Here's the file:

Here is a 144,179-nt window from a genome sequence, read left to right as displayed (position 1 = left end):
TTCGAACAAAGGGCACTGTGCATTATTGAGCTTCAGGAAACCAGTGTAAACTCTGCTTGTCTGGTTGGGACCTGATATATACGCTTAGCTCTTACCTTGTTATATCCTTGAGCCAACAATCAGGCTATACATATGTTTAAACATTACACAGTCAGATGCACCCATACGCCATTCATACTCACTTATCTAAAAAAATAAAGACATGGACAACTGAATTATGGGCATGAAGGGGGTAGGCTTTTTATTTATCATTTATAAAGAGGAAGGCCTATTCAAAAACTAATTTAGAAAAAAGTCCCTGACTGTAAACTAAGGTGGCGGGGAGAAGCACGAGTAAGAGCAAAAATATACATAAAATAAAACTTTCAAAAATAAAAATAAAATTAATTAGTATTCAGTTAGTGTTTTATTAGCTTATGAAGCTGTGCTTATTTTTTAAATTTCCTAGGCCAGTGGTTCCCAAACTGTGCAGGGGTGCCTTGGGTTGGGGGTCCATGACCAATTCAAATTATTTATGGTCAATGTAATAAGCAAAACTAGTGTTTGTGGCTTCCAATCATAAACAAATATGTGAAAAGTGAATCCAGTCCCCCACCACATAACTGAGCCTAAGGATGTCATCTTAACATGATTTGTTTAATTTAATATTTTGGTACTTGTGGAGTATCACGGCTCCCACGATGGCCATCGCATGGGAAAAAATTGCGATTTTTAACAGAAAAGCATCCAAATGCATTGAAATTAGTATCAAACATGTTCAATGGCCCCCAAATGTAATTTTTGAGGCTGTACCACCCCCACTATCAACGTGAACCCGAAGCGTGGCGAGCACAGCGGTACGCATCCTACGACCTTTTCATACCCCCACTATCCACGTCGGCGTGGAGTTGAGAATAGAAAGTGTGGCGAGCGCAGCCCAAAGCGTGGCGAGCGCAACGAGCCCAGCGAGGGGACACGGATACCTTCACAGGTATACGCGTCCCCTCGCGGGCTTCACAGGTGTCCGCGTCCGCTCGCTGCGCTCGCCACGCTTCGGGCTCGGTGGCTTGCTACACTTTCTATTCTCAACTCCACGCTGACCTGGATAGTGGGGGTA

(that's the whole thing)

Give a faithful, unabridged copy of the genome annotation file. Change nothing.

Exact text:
Here is a 144,179-nt window from a genome sequence, read left to right as displayed (position 1 = left end):
TTCGAACAAAGGGCACTGTGCATTATTGAGCTTCAGGAAACCAGTGTAAACTCTGCTTGTCTGGTTGGGACCTGATATATACGCTTAGCTCTTACCTTGTTATATCCTTGAGCCAACAATCAGGCTATACATATGTTTAAACATTACACAGTCAGATGCACCCATACGCCATTCATACTCACTTATCTAAAAAAATAAAGACATGGACAACTGAATTATGGGCATGAAGGGGGTAGGCTTTTTATTTATCATTTATAAAGAGGAAGGCCTATTCAAAAACTAATTTAGAAAAAAGTCCCTGACTGTAAACTAAGGTGGCGGGGAGAAGCACGAGTAAGAGCAAAAATATACATAAAATAAAACTTTCAAAAATAAAAATAAAATTAATTAGTATTCAGTTAGTGTTTTATTAGCTTATGAAGCTGTGCTTATTTTTTAAATTTCCTAGGCCAGTGGTTCCCAAACTGTGCAGGGGTGCCTTGGGTTGGGGGTCCATGACCAATTCAAATTATTTATGGTCAATGTAATAAGCAAAACTAGTGTTTGTGGCTTCCAATCATAAACAAATATGTGAAAAGTGAATCCAGTCCCCCACCACATAACTGAGCCTAAGGATGTCATCTTAACATGATTTGTTTAATTTAATATTTTGGTACTTGTGGAGTATCACGGCTCCCACGATGGCCATCGCATGGGAAAAAATTGCGATTTTTAACAGAAAAGCATCCAAATGCATTGAAATTAGTATCAAACATGTTCAATGGCCCCCAAATGTAATTTTTGAGGCTGTACCACCCCCACTATCAACGTGAACCCGAAGCGTGGCGAGCACAGCGGTACGCATCCTACGACCTTTTCATACCCCCACTATCCACGTCGGCGTGGAGTTGAGAATAGAAAGTGTGGCGAGCGCAGCCCAAAGCGTGGCGAGCGCAACGAGCCCAGCGAGGGGACACGGATACCTTCACAGGTATACGCGTCCCCTCGCGGGCTTCACAGGTGTCCGCGTCCGCTCGCTGCGCTCGCCACGCTTCGGGCTCGGTGGCTTGCTACACTTTCTATTCTCAACTCCACGCTGACCTGGATAGTGGGGGTA